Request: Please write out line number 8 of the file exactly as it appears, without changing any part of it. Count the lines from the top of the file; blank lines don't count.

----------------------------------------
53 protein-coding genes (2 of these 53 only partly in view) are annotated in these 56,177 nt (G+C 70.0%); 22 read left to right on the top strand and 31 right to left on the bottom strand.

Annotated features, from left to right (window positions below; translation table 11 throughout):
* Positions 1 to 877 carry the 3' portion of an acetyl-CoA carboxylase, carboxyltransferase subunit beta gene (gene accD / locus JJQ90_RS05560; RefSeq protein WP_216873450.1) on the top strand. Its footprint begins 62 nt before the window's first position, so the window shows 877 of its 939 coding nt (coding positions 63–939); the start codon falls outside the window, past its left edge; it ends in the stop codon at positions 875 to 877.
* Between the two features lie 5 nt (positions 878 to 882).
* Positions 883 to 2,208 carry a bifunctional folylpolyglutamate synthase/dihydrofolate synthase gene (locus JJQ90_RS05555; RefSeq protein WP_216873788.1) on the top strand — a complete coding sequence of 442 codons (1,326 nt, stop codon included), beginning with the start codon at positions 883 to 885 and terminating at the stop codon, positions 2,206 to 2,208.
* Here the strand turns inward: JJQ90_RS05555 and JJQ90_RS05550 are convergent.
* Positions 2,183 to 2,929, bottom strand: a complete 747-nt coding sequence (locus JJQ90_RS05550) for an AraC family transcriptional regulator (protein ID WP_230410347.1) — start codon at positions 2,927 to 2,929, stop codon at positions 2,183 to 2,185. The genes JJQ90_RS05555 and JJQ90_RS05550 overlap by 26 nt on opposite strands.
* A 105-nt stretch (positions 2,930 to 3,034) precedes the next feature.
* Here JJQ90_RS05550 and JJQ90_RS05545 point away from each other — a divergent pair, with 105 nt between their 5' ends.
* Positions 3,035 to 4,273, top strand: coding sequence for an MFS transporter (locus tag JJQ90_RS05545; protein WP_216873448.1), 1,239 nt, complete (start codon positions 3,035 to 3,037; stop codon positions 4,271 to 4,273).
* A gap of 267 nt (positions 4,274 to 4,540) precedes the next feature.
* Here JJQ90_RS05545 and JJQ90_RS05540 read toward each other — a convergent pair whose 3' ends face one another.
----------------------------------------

* A 105-nt stretch (positions 2,930 to 3,034) precedes the next feature.